· Shade, fans, and bug screens
· Whisker pole (very important for trade-wind sailing)
· Full boat awning and squall proof hatch covers
· Added running back stay control blocks
· Removed extra water tank
· Added forth reef point to main
· Changed anchor snubber to move stretch outboard the deck chocks
· Bought some decent fishing supplies
· Added Email and Ocens for weather for return trip north from NZ, find email to be sufficient.
· Bought used working jib to test. Excellent size (110%) extends wind range prior to reefing without much loss of performance at lower wind speeds.
· Switched reading and cockpit lights to LED from Bebi Electronics (Fiji)
· Bought a Beer Making Kit
· Added 160 watts of solar panels and a new mount
our primary chain
· Bought more fishing supplies, made snubbers, release clips teasers etc, increased lure size dramatically.
· Bought an Engel 12 volt Freezer/Fridge (38 Liter volume). It draws hardly anything, is quiet and we still have plenty of extra solar power (even on cloudy days). Our plan is to use it when we have power or need it to store extra fish. There is still an ongoing debate is whether it is for fishing or for iced drinks.
· Of course we had to buy a blender (240 volt) along with a small inverter, to go with our new ice. It's called a rocket blender and has plastic containers and multiple blades including a juicer attachment. KT loves fresh fruit juice smoothies in the AM.
· Alvey deep sea reel to mount on the stern rail. This is an attempt to see some serious action compared to the subdued fish we get on the hand lines. We'll report later on if it was worth it.
· Added see through waterproof side curtains between dodger and bimini. It's amazing how wet you can get during an 1800 mile passage to weather. I designed them to allow easy access to the foredeck, yet protect from side and forward splashes and wave slaps.
· Added a screen to the hatch rain squall protector to make them more like a dorade vent, most of the water comes from splashes off the deck which are then blown into the hatch.
· New Surf kayak.. Finally replaced the missing kayak we lost in the 68 knot blow in Tahiti.Changes/Additions During/After Year 4
· Added an AIS Receiver system. After the trip across one of the busiest shipping lanes in the world (Singapore), we decided that our one ship a year days were over. We love our AIS system, however I would consider a stand alone unit if you don't always run you navigation computer (like us). I would love a simple alarm that sounds if a new ship enters a configurable zone and its closest point of Approach (CPA) is less than 2 miles. Right now we just use the AIS as a helpful tool along with our full watch schedule. I have talked to a couple of large ship captains that suggest that AIS makes it more dangerous for small ships because the big guys are using it to watch each other. Since yachts don't transmit their AIS data, you are "invisible". The nice thing about AIS, other than all the speed, course etc of the big ships, is the Name of the vessel. It is almost impossible to get a ship to respond to "vessel at approximate location blablabla", but they usually respond immediately when called by Name.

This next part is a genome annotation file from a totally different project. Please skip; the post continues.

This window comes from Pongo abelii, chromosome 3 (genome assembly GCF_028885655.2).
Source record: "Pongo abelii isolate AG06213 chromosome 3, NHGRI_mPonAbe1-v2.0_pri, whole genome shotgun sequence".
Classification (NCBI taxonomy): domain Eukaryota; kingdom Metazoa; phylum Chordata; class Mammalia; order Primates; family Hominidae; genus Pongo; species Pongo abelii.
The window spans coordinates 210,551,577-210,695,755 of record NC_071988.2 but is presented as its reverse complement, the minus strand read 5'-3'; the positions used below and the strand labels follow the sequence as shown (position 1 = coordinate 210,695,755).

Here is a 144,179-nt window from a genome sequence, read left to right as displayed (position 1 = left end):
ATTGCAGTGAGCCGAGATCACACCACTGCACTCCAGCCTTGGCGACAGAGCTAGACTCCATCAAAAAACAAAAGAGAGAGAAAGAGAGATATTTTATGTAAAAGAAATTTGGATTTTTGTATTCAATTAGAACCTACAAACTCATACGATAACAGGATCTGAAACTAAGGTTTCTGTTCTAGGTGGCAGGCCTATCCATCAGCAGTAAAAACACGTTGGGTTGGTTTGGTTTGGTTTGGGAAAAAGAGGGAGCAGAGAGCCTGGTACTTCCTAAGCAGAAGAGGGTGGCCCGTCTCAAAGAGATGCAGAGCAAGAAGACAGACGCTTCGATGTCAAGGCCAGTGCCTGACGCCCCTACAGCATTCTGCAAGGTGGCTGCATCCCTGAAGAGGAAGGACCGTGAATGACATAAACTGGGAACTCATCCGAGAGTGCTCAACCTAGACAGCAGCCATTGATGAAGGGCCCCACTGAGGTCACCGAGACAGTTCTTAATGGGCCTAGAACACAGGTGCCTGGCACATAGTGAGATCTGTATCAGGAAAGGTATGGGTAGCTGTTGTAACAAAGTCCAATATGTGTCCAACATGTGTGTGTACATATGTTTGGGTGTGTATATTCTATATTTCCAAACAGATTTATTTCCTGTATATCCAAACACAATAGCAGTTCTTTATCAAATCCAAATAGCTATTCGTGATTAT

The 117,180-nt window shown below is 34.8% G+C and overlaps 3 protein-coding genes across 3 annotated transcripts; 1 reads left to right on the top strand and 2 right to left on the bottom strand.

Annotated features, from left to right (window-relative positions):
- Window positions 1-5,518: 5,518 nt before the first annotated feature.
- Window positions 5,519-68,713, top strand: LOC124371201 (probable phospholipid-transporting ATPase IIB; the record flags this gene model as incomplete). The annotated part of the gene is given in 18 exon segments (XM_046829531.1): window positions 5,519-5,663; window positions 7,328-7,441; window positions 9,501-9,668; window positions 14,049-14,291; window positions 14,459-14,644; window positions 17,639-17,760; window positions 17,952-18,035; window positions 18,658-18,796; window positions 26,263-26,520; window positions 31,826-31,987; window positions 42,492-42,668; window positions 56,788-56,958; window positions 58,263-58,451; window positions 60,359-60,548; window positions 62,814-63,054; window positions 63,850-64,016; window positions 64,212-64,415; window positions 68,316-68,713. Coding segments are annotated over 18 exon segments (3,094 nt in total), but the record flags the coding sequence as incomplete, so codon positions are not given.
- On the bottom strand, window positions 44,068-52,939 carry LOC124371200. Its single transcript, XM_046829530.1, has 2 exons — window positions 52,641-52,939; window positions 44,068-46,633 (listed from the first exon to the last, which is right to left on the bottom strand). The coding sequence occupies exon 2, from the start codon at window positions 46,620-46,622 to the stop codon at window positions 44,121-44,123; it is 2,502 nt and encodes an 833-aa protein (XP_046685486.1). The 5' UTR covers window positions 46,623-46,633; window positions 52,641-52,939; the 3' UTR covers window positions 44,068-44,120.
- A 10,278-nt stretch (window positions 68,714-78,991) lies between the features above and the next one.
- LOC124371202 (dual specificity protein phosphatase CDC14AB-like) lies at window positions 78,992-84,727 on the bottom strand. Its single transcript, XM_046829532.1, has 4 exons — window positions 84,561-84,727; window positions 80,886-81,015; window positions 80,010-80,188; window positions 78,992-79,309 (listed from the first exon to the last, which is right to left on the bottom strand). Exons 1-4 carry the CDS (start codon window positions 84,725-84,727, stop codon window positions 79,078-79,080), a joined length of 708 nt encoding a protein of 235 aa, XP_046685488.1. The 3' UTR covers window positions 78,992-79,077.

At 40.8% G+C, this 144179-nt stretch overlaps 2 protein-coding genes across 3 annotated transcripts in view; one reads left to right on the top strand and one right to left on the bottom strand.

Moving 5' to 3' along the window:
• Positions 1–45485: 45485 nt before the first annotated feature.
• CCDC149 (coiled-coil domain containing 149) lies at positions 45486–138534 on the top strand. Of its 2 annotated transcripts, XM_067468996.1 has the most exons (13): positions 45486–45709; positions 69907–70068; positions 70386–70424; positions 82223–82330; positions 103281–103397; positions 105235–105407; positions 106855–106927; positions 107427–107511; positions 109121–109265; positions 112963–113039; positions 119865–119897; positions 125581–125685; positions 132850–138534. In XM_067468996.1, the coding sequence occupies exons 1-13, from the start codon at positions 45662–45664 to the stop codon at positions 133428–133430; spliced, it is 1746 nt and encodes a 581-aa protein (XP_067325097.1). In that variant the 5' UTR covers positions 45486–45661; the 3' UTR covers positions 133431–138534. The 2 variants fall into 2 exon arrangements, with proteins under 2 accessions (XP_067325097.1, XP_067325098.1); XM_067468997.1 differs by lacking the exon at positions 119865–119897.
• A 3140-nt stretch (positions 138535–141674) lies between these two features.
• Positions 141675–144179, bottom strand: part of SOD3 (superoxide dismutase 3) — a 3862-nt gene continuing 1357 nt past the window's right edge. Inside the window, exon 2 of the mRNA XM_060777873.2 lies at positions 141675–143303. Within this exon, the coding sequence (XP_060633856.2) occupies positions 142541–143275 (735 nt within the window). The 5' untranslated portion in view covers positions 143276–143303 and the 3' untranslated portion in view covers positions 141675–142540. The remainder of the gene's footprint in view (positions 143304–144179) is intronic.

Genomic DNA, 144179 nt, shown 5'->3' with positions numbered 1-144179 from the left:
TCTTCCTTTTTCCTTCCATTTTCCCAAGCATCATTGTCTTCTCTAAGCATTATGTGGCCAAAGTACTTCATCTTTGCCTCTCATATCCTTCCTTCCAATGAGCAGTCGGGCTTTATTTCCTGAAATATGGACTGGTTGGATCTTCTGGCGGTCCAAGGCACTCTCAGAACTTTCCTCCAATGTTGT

· Replaced Engine Start battery. This might belong in the didn't work category. If you put two six volt batteries in series for your starting battery, a bad cell means your starting battery is useless (10.6 volts won't start anything). Two 12 volt batteries in parallel would allow you to disconnect the bad battery and have a hope of starting it on the remaining good battery. My battery went from good to bad (unusable) in three days, so you don't get much warning. Luckily I was able to use the "wife bank" to start the engine for the next couple of months.
Replaced House Batteries. After we lost our start battery I was a little gun shy about travelling across the Indian Ocean
and up the Red Sea with a four year old battery bank (which seemed to be working fine). Thailand has Trojan
clones, that even weigh the same, but I paid extra to get the quality of a known brand.
· Extra fuel Storage (for Indonesia, Mallaca Straight, Indian Ocean and Red Sea). We put half our engine hours on during the trip from Australia to the Med. During our Pacific adventures we rarely had issues with fuel, one season we only used 55 gallons!! During the rally in Indonesia (moving alot to keep up), and travelling up the Red Sea (where calm is good), it was nice to have an extra 30 gallons on Deck. We then filled everything in Egypt (at .25-.70 cents a liter) because the fuel in Turkey is $3 a liter.
Replaced front engine seal for Perkins 4-108. Everything I've ever heard about Perkins is they leak a little oil. When I had the engine removed and overhauled prior to leaving, the mechanic rolled the front oil pan seal and it leaked like a sieve!! It was finally fixed and ever since then I've had a fine mist of oil that comes out the seal, from behind the crankcase pulley.
Well of course, this gets picked up by the belt and flung ever so nicely all over the front of the engine, and on the side of the engine compartment.
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